Are you serious?

Lynn H. Maxson
Wed, 12 Jul 2000 00:54:21 -0700 (PDT)

"Are you saying we want to make machines think?  
That's a very attractive proposal, to tell the 
truth, but also one which doesn't seem to me to 
offer much hope of success."

Look, I'm almost sorry I brought it up.  My point 
was that there was reflective programming (as 
defined by Fare for Tunes) and then there was 
reflective programming (as defined within 
cybernetics).  Having become thoroughly enraptured 
by D. Ross Ashby's "Design for a Brain" and 
"Introduction to Cybernetics", I'm prepared to go 
where computer scientists fear to tread.<g>

While I slowly pour through some of Fare's 
writings, the most recent being "Reflection, 
Non-Determinism, and the lambda-Calculus", I am 
coming more and more to the conclusion that he 
should call it something other than "reflection".  
He has yet to introduce an implementation which is 
other than (externally) rule-based.  He is very 
careful to point this out.

For me the reading is like piercing a fog and thus 
I may miss some important connection.  I accept the 
responsibility for any misstep.  I may be all alone 
in this.  What he says and how he says it may be 
absolutely clear to everyone else.  In which case I 
will pursue operational definitions on my own until 
my understanding is somewhere close to that of 

To say that a system reflects when it has no choice 
in the matter seems stretching it to me.  I can 
only reflect when it is my choice to do so.  When 
an external agent demands that I reflect on my 
behavior, thinking, or whatever, I do so within a 
range which they have defined.  Otherwise they will 
continue to make the same demand until I do.<g>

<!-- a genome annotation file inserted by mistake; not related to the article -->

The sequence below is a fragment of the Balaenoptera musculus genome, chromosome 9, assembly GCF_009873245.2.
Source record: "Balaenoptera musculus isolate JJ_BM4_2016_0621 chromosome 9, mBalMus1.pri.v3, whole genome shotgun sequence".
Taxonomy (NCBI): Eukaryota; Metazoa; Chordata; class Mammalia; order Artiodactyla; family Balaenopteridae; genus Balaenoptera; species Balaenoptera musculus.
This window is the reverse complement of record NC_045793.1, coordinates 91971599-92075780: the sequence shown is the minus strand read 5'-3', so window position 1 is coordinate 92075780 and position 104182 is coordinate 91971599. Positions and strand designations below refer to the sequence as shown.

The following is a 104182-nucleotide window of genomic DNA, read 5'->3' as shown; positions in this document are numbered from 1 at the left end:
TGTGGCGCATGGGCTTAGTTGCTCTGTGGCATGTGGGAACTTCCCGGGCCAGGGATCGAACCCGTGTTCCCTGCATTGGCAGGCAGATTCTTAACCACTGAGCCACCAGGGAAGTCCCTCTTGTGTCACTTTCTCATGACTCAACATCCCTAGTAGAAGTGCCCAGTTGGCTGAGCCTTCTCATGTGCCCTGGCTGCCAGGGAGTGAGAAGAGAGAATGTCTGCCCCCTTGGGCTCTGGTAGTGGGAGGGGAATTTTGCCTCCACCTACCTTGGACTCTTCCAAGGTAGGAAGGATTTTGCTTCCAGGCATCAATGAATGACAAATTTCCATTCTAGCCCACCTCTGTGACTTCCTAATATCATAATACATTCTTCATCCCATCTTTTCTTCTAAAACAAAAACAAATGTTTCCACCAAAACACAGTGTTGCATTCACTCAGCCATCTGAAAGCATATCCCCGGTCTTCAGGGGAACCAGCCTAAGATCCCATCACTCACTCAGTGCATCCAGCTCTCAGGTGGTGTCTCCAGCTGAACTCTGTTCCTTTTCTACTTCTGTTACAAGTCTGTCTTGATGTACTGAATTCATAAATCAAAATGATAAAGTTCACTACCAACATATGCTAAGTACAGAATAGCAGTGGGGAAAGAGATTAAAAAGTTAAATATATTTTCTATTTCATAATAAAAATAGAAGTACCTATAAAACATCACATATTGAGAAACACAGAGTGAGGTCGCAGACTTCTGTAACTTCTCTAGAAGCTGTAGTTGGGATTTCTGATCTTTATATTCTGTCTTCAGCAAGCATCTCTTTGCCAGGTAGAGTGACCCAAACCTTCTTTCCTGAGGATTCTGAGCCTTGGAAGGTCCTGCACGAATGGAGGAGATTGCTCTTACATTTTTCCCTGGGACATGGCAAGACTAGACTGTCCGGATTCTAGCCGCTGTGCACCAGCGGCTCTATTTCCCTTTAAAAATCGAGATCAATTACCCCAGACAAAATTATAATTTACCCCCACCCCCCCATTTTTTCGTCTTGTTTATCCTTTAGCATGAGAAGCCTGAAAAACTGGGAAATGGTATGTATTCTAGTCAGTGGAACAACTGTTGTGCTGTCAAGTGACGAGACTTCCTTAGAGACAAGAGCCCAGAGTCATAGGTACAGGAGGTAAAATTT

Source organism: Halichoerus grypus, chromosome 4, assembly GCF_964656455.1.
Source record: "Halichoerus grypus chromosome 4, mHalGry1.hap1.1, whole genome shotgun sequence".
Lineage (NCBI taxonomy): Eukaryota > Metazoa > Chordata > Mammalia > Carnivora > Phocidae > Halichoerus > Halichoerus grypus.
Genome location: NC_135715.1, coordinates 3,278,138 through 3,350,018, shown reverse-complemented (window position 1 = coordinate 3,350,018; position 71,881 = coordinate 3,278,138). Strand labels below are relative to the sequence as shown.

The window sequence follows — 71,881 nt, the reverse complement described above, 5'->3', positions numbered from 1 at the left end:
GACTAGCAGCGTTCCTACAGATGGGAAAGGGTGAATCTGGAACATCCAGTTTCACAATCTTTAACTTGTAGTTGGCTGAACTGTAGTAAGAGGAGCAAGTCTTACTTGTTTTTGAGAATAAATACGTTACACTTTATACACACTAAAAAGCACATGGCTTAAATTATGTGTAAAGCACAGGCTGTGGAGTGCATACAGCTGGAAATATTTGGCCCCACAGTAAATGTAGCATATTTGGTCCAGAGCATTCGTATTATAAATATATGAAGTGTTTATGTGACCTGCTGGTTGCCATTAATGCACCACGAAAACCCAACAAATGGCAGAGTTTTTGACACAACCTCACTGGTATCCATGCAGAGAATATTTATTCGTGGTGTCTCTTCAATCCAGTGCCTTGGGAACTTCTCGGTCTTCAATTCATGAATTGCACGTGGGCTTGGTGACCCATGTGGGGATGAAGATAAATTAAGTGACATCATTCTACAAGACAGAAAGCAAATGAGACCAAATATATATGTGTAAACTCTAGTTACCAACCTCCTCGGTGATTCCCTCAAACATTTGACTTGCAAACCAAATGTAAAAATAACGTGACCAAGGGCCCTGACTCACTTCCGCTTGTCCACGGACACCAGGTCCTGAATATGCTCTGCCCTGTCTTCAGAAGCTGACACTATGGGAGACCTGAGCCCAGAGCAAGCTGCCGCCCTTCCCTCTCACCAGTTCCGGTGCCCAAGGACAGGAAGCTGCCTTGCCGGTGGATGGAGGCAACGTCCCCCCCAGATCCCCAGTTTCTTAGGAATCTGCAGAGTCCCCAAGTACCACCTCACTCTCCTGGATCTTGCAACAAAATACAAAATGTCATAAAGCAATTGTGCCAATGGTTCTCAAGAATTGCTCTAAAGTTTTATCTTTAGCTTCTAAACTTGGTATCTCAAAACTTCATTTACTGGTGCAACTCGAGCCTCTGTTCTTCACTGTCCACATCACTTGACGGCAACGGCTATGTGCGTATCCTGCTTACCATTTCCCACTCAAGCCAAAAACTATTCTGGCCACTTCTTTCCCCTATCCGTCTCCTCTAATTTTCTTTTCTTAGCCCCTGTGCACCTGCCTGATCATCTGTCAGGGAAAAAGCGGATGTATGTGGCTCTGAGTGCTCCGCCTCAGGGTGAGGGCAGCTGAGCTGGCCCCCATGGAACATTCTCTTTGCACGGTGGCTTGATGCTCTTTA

In my view to do reflection to the degree that Fare 
suggests exists beyond our rule-based means.  I 
have no more idea of what this is than I do of what 
thinking is or that anything corresponds to it.  We 
have no means that I am aware of a system 
establishing its own rules of reflection through 
spontaneous generation, that which occurs in 
humans.  Neither computers nor software with their 
100% basis in logic have this capability.

In that respect "reflection" as defined by Fare is 
extremely limited.  Certainly not that envisioned 
by cybernetics nor by that actually demonstrated by 
Ashby.  That's not a crime, but it is confusing 
unless proscribed by an operational definition, a 
metric, which sets not only to what it does pertain 
but also to that which it does not.

I would say the same exists for the other 
requirements.  It's very difficult to evaluate any 
Tunes HLL candidate in any "objective" (and thus 
scientific) manner with qualitative measures 
exclusively.  We should have a quantitative basis 
on which we can all agree on the measures, even if 
we disagree on what we are measuring.<g>